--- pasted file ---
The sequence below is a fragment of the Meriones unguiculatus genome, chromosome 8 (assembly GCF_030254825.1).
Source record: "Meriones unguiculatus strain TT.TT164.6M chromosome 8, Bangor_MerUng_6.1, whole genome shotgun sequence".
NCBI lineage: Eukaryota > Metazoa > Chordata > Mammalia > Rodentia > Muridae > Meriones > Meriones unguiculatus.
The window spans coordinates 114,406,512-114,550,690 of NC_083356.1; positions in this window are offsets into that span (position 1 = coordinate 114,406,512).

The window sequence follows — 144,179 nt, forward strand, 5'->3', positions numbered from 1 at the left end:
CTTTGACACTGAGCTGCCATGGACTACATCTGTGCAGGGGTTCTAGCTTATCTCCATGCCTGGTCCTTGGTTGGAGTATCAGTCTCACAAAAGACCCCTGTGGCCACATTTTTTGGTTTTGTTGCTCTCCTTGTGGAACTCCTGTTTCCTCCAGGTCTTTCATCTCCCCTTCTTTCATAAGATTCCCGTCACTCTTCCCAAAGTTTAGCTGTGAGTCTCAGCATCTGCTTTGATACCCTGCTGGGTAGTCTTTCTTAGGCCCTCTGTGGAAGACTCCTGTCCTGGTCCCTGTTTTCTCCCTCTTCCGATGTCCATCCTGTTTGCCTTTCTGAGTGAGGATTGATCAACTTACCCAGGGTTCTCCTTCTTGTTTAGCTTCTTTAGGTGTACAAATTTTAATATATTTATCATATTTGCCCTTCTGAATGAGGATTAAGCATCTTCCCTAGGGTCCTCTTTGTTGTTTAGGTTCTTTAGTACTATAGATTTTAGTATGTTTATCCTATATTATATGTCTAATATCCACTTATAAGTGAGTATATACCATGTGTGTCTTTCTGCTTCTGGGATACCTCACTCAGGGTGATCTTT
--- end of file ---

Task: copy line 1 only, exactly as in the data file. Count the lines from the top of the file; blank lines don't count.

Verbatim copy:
The sequence below is a fragment of the Meriones unguiculatus genome, chromosome 8 (assembly GCF_030254825.1).